Dollar Falls Broadly, Tracks Bond Yields Lower

The dollar slipped against the major currencies on Tuesday as U.S. bond yields continued to retreat from five-year highs hit last week, eroding their appeal to foreign investors.

At the same time, the euro retreated from a record peak against the yen and treaded water against the dollar after a surprising decline in German business confidence in June.

In recent weeks, the dollar has closely tracked Treasury yields, hitching a ride higher as strong U.S. economic data boosted the benchmark 10-year note's yield to 5.33 percent and sent the euro to almost a three-month low against the greenback.

But with little major U.S. economic data on tap this week to guide traders, a bond market retracement has curbed the dollar's gains and weakened the case for the Federal Reserve to boost interest rates in 2007.

"We have a light calendar this week and there's no real catalyst providing a fresh reason to buy dollars," said Bank of New York strategist Michael Woolfolk. That leaves "significant gyrations in bond prices" to lead some price action, he said.

Higher U.S. Treasury yields imply higher interest rates and tend to attract return-hungry investors into U.S. assets.

But since closing at 5.29 percent a week ago, 10-year note yields have slipped nearly 20 basis points over the past five sessions, the bond market's best five-day stretch in more than three months.

The spread of the implied U.S. interest rate in December 2008 over the euro zone's has narrowed to about 60 basis points from 70 basis points last week, according to futures markets.

Mid-afternoon, the dollar fell 0.2 percent to 123.38 yen and slipped 0.3 percent against sterling to $1.9885 per pound.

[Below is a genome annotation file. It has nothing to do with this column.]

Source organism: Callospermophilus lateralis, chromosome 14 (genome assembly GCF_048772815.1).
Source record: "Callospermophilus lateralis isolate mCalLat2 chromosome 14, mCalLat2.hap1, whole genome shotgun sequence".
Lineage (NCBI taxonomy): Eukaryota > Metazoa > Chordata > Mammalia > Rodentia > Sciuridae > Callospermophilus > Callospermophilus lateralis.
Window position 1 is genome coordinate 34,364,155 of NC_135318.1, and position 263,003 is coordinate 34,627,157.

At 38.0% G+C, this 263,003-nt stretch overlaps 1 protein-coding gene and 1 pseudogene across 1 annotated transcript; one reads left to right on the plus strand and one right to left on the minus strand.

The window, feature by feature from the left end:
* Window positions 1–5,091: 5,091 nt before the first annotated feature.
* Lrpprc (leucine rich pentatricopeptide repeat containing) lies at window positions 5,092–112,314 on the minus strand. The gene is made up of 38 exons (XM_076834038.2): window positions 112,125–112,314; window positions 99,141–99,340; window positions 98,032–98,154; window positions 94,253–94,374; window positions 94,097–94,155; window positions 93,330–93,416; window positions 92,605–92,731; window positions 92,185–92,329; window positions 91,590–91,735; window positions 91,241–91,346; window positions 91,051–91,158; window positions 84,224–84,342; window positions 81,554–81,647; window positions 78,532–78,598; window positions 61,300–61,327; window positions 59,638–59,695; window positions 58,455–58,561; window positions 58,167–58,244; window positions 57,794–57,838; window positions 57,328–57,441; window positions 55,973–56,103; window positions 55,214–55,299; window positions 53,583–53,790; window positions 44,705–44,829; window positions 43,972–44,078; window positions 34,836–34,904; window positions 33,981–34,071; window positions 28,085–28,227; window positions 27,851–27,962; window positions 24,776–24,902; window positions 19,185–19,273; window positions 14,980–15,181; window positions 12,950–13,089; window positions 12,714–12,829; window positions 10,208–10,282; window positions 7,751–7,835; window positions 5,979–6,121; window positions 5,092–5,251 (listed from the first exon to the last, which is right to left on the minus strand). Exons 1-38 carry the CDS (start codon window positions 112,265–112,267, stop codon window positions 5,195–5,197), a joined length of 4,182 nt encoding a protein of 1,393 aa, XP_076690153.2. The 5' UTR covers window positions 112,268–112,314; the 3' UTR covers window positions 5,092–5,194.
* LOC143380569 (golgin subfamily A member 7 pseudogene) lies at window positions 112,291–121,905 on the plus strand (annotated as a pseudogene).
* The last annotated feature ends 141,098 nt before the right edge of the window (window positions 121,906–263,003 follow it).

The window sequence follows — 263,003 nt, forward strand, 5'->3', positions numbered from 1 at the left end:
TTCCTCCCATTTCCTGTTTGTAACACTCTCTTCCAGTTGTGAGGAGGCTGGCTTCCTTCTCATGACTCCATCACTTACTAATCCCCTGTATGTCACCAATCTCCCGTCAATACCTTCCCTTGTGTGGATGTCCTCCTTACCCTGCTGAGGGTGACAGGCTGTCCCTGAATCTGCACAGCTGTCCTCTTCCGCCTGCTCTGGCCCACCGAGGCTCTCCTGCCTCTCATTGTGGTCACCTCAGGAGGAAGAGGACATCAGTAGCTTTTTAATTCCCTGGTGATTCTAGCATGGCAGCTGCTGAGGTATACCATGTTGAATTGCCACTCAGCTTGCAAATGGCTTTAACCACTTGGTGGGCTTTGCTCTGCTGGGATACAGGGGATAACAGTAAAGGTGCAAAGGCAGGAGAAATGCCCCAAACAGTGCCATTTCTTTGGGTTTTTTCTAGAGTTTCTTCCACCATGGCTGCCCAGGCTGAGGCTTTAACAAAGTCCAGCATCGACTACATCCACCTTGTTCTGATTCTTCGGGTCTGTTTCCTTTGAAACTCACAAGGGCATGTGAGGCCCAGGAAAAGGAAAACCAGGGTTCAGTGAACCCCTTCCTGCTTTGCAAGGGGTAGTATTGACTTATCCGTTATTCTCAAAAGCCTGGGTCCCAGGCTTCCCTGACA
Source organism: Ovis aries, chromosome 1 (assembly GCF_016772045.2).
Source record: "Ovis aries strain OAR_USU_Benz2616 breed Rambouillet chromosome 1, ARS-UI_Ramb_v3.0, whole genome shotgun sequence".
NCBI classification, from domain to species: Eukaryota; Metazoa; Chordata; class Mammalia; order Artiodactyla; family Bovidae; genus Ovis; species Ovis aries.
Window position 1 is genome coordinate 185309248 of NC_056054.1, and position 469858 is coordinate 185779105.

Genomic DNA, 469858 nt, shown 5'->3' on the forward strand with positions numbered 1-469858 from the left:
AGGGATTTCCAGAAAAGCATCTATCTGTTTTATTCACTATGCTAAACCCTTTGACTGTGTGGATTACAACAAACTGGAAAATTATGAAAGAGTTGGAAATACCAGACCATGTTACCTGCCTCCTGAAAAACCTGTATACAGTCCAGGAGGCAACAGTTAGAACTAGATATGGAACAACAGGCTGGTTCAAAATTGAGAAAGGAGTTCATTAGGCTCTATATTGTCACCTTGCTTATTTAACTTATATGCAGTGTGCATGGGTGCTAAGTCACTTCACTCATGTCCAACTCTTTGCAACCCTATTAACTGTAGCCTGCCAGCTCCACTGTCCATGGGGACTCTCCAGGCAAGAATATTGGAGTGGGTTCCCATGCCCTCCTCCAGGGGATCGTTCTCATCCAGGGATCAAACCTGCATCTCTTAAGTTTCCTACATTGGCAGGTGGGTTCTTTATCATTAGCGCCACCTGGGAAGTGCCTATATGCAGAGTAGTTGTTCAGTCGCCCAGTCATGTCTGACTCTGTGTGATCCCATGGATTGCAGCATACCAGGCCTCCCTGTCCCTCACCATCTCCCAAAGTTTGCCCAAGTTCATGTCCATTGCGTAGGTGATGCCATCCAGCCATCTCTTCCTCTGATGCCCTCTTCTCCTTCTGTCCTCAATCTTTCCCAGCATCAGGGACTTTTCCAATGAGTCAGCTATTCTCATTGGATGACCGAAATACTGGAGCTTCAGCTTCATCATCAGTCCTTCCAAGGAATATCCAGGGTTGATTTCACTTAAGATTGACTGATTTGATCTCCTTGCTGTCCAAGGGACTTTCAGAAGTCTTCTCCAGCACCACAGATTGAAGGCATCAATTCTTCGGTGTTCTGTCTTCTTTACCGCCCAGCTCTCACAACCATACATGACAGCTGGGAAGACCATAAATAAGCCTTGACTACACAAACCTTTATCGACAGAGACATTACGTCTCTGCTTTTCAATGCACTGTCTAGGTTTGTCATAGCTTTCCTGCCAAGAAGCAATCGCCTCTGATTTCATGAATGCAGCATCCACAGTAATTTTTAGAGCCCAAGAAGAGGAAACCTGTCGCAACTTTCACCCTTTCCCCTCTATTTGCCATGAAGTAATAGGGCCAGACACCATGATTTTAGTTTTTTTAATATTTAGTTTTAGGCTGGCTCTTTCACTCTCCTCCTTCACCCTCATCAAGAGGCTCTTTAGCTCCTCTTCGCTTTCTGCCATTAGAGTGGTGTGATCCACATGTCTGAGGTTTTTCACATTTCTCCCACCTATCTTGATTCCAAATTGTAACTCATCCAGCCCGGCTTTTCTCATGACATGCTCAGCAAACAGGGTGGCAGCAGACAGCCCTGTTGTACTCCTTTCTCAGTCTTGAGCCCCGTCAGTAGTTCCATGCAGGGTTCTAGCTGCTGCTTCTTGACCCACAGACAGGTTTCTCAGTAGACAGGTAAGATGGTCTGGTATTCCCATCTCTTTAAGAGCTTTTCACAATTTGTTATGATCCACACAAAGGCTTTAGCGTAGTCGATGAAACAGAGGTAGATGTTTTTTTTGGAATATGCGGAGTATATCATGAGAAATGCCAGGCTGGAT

An unexpected slide in Germany's ZEW business sentiment index on Tuesday kept the euro's gains more modest, rising 0.1 percent to $1.3423.

The ZEW report also knocked the euro down 0.2 percent to 165.55 yen after it earlier hit a record peak above 166 yen.

Markets are still expecting at least two more interest-rate hikes from the European Central Bank this year, while the Fed is seen leaving rates steady at 5.25 percent for 2007.

"The euro wants to trade higher but can't because of selling pressure in euro/yen," said Brian Dolan, head of research at in Bedminster, New Jersey.

Carry Continues, Bond Ties to Weaken

Despite the yen's mild rise on Tuesday, market sentiment remained positioned against the currency as investors continued to borrow it at low Japanese interest rates in order to buy higher-yielding currencies.

Hiroshi Watanabe, Japan's vice finance minister, said Tuesday he was watching speculative yen carry trades carefully but said they do not as yet pose a risk to Japan's economy.

He also said Japan has no plans to diversify its foreign-exchange reserves away from dollars any time soon.

Bank of New York's Woolfolk, however, said it would be a mistake to expect yields and the dollar to march in lockstep indefinitely, adding there are other reasons for the dollar's weakness as well, including a jump in oil prices.

Commodity currencies such as the Canadian and New Zealand dollars have been among the session's biggest gainers, with the former up 0.9 percent from late Monday.

"We should not confuse correlation with causation," he said.